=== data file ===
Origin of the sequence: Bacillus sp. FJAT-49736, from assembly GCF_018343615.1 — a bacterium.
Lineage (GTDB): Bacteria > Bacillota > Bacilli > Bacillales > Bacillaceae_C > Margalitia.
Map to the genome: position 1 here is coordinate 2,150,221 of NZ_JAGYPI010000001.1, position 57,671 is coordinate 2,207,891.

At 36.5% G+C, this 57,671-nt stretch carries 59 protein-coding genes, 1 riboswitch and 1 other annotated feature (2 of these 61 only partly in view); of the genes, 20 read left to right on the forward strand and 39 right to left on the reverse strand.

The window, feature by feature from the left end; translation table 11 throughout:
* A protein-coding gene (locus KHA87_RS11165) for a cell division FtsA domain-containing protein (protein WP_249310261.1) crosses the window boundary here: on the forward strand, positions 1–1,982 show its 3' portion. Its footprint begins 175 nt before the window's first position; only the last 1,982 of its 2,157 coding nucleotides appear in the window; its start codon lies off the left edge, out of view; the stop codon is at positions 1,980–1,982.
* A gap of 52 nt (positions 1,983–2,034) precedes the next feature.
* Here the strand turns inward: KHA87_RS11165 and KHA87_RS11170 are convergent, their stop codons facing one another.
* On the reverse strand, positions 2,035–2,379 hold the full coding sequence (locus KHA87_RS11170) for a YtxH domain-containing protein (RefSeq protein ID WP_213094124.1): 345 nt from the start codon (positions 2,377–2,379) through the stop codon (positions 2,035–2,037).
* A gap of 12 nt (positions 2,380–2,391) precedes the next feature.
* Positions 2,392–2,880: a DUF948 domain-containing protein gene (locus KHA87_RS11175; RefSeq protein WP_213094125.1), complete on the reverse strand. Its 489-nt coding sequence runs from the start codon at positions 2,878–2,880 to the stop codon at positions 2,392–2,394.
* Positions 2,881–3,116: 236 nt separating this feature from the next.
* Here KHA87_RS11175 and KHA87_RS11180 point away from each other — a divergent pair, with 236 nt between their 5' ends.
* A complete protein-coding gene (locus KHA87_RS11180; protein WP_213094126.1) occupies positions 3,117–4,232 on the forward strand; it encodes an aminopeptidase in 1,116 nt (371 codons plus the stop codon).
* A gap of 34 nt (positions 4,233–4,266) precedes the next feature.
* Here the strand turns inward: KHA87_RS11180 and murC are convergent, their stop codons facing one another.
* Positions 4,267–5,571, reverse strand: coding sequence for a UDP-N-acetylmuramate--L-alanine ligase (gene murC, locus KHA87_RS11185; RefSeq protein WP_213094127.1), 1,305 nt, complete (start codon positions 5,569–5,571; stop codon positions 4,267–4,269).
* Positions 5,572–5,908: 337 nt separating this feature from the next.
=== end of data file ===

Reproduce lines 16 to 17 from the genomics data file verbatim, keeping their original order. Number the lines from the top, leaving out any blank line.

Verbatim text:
* Here the strand turns inward: KHA87_RS11180 and murC are convergent, their stop codons facing one another.
* Positions 4,267–5,571, reverse strand: coding sequence for a UDP-N-acetylmuramate--L-alanine ligase (gene murC, locus KHA87_RS11185; RefSeq protein WP_213094127.1), 1,305 nt, complete (start codon positions 5,569–5,571; stop codon positions 4,267–4,269).